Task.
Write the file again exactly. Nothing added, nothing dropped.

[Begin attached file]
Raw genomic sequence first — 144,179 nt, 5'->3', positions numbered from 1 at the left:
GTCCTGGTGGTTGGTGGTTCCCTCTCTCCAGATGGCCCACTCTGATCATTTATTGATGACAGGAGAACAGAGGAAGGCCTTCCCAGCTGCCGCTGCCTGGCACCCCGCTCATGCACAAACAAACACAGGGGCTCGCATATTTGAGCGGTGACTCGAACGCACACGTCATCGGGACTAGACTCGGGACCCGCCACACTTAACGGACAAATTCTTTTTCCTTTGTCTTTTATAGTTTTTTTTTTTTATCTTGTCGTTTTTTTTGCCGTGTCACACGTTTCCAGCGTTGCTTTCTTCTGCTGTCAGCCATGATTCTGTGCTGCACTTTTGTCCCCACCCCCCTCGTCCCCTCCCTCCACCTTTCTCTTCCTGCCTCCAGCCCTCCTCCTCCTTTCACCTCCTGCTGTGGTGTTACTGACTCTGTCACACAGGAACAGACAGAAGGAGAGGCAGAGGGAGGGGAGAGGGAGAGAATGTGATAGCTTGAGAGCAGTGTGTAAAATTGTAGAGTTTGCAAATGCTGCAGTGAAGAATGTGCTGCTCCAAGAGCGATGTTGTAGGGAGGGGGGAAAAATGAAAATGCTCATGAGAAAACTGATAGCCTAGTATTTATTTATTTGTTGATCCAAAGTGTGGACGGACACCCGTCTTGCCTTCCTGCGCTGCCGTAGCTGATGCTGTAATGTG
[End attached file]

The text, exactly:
Raw genomic sequence first — 144,179 nt, 5'->3', positions numbered from 1 at the left:
GTCCTGGTGGTTGGTGGTTCCCTCTCTCCAGATGGCCCACTCTGATCATTTATTGATGACAGGAGAACAGAGGAAGGCCTTCCCAGCTGCCGCTGCCTGGCACCCCGCTCATGCACAAACAAACACAGGGGCTCGCATATTTGAGCGGTGACTCGAACGCACACGTCATCGGGACTAGACTCGGGACCCGCCACACTTAACGGACAAATTCTTTTTCCTTTGTCTTTTATAGTTTTTTTTTTTTATCTTGTCGTTTTTTTTGCCGTGTCACACGTTTCCAGCGTTGCTTTCTTCTGCTGTCAGCCATGATTCTGTGCTGCACTTTTGTCCCCACCCCCCTCGTCCCCTCCCTCCACCTTTCTCTTCCTGCCTCCAGCCCTCCTCCTCCTTTCACCTCCTGCTGTGGTGTTACTGACTCTGTCACACAGGAACAGACAGAAGGAGAGGCAGAGGGAGGGGAGAGGGAGAGAATGTGATAGCTTGAGAGCAGTGTGTAAAATTGTAGAGTTTGCAAATGCTGCAGTGAAGAATGTGCTGCTCCAAGAGCGATGTTGTAGGGAGGGGGGAAAAATGAAAATGCTCATGAGAAAACTGATAGCCTAGTATTTATTTATTTGTTGATCCAAAGTGTGGACGGACACCCGTCTTGCCTTCCTGCGCTGCCGTAGCTGATGCTGTAATGTG